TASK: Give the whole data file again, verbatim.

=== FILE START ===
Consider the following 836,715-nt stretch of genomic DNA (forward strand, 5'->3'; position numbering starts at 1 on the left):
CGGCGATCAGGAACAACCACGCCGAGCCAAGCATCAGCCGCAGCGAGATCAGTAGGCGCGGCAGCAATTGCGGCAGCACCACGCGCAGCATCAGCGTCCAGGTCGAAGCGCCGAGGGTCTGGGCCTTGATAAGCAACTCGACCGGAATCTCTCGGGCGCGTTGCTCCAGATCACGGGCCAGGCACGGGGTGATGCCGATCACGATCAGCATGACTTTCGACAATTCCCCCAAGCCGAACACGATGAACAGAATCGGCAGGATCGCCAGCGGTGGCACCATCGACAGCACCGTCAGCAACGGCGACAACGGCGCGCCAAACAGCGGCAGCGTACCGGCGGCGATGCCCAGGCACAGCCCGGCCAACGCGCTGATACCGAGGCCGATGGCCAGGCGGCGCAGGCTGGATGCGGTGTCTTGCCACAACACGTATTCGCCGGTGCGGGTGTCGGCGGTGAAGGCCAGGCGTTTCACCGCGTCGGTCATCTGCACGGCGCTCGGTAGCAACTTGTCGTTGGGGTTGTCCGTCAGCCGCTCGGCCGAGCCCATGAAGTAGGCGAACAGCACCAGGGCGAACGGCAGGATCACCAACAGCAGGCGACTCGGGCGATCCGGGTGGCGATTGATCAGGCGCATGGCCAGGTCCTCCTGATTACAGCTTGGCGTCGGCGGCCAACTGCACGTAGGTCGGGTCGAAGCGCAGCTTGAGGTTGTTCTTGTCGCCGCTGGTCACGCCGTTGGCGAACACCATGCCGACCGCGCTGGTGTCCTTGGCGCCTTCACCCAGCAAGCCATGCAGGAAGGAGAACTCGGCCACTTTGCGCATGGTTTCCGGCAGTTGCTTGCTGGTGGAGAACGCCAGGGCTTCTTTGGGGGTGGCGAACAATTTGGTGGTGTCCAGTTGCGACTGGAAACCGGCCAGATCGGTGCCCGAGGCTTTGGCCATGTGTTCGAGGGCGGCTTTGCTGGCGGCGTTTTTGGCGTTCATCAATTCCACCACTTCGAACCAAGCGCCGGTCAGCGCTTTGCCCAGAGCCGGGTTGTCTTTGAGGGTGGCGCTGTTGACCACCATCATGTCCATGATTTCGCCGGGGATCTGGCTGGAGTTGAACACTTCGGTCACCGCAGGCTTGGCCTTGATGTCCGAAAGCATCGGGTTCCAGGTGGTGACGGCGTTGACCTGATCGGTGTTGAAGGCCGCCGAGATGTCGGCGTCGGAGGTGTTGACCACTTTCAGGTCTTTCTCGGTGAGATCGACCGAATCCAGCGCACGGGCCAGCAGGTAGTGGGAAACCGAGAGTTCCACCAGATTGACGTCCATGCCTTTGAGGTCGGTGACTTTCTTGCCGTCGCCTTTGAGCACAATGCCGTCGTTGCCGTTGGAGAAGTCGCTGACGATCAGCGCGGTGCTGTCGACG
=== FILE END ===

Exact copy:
Consider the following 836,715-nt stretch of genomic DNA (forward strand, 5'->3'; position numbering starts at 1 on the left):
CGGCGATCAGGAACAACCACGCCGAGCCAAGCATCAGCCGCAGCGAGATCAGTAGGCGCGGCAGCAATTGCGGCAGCACCACGCGCAGCATCAGCGTCCAGGTCGAAGCGCCGAGGGTCTGGGCCTTGATAAGCAACTCGACCGGAATCTCTCGGGCGCGTTGCTCCAGATCACGGGCCAGGCACGGGGTGATGCCGATCACGATCAGCATGACTTTCGACAATTCCCCCAAGCCGAACACGATGAACAGAATCGGCAGGATCGCCAGCGGTGGCACCATCGACAGCACCGTCAGCAACGGCGACAACGGCGCGCCAAACAGCGGCAGCGTACCGGCGGCGATGCCCAGGCACAGCCCGGCCAACGCGCTGATACCGAGGCCGATGGCCAGGCGGCGCAGGCTGGATGCGGTGTCTTGCCACAACACGTATTCGCCGGTGCGGGTGTCGGCGGTGAAGGCCAGGCGTTTCACCGCGTCGGTCATCTGCACGGCGCTCGGTAGCAACTTGTCGTTGGGGTTGTCCGTCAGCCGCTCGGCCGAGCCCATGAAGTAGGCGAACAGCACCAGGGCGAACGGCAGGATCACCAACAGCAGGCGACTCGGGCGATCCGGGTGGCGATTGATCAGGCGCATGGCCAGGTCCTCCTGATTACAGCTTGGCGTCGGCGGCCAACTGCACGTAGGTCGGGTCGAAGCGCAGCTTGAGGTTGTTCTTGTCGCCGCTGGTCACGCCGTTGGCGAACACCATGCCGACCGCGCTGGTGTCCTTGGCGCCTTCACCCAGCAAGCCATGCAGGAAGGAGAACTCGGCCACTTTGCGCATGGTTTCCGGCAGTTGCTTGCTGGTGGAGAACGCCAGGGCTTCTTTGGGGGTGGCGAACAATTTGGTGGTGTCCAGTTGCGACTGGAAACCGGCCAGATCGGTGCCCGAGGCTTTGGCCATGTGTTCGAGGGCGGCTTTGCTGGCGGCGTTTTTGGCGTTCATCAATTCCACCACTTCGAACCAAGCGCCGGTCAGCGCTTTGCCCAGAGCCGGGTTGTCTTTGAGGGTGGCGCTGTTGACCACCATCATGTCCATGATTTCGCCGGGGATCTGGCTGGAGTTGAACACTTCGGTCACCGCAGGCTTGGCCTTGATGTCCGAAAGCATCGGGTTCCAGGTGGTGACGGCGTTGACCTGATCGGTGTTGAAGGCCGCCGAGATGTCGGCGTCGGAGGTGTTGACCACTTTCAGGTCTTTCTCGGTGAGATCGACCGAATCCAGCGCACGGGCCAGCAGGTAGTGGGAAACCGAGAGTTCCACCAGATTGACGTCCATGCCTTTGAGGTCGGTGACTTTCTTGCCGTCGCCTTTGAGCACAATGCCGTCGTTGCCGTTGGAGAAGTCGCTGACGATCAGCGCGGTGCTGTCGACG